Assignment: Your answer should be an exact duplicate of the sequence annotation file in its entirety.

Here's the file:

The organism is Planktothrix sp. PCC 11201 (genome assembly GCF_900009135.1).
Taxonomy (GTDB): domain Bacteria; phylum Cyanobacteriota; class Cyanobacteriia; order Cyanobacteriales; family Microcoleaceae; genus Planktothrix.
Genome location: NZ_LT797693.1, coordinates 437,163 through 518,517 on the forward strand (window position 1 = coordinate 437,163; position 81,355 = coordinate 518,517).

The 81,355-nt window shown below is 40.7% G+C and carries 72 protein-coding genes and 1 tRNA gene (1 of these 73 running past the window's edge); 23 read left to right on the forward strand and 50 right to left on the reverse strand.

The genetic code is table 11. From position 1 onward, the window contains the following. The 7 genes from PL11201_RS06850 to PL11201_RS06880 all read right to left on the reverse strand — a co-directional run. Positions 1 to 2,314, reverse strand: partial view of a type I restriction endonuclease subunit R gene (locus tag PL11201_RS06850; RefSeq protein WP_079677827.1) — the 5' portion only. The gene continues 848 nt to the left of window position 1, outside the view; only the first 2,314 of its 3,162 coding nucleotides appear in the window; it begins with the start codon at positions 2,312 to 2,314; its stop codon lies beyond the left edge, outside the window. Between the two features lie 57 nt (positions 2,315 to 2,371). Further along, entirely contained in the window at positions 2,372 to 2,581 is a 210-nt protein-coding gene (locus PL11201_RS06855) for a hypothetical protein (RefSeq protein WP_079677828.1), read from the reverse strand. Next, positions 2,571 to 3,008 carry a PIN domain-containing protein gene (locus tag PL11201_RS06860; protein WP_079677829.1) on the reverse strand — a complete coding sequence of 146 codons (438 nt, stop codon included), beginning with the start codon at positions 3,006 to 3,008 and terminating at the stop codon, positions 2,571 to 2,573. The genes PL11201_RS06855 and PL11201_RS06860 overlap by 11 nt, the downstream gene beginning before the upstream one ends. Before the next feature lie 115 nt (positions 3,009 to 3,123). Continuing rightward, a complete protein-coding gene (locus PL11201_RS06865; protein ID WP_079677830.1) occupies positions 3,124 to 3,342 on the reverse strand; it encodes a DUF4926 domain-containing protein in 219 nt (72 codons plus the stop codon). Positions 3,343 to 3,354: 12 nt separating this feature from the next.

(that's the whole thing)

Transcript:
The organism is Planktothrix sp. PCC 11201 (genome assembly GCF_900009135.1).
Taxonomy (GTDB): domain Bacteria; phylum Cyanobacteriota; class Cyanobacteriia; order Cyanobacteriales; family Microcoleaceae; genus Planktothrix.
Genome location: NZ_LT797693.1, coordinates 437,163 through 518,517 on the forward strand (window position 1 = coordinate 437,163; position 81,355 = coordinate 518,517).

The 81,355-nt window shown below is 40.7% G+C and carries 72 protein-coding genes and 1 tRNA gene (1 of these 73 running past the window's edge); 23 read left to right on the forward strand and 50 right to left on the reverse strand.

The genetic code is table 11. From position 1 onward, the window contains the following. The 7 genes from PL11201_RS06850 to PL11201_RS06880 all read right to left on the reverse strand — a co-directional run. Positions 1 to 2,314, reverse strand: partial view of a type I restriction endonuclease subunit R gene (locus tag PL11201_RS06850; RefSeq protein WP_079677827.1) — the 5' portion only. The gene continues 848 nt to the left of window position 1, outside the view; only the first 2,314 of its 3,162 coding nucleotides appear in the window; it begins with the start codon at positions 2,312 to 2,314; its stop codon lies beyond the left edge, outside the window. Between the two features lie 57 nt (positions 2,315 to 2,371). Further along, entirely contained in the window at positions 2,372 to 2,581 is a 210-nt protein-coding gene (locus PL11201_RS06855) for a hypothetical protein (RefSeq protein WP_079677828.1), read from the reverse strand. Next, positions 2,571 to 3,008 carry a PIN domain-containing protein gene (locus tag PL11201_RS06860; protein WP_079677829.1) on the reverse strand — a complete coding sequence of 146 codons (438 nt, stop codon included), beginning with the start codon at positions 3,006 to 3,008 and terminating at the stop codon, positions 2,571 to 2,573. The genes PL11201_RS06855 and PL11201_RS06860 overlap by 11 nt, the downstream gene beginning before the upstream one ends. Before the next feature lie 115 nt (positions 3,009 to 3,123). Continuing rightward, a complete protein-coding gene (locus PL11201_RS06865; protein ID WP_079677830.1) occupies positions 3,124 to 3,342 on the reverse strand; it encodes a DUF4926 domain-containing protein in 219 nt (72 codons plus the stop codon). Positions 3,343 to 3,354: 12 nt separating this feature from the next.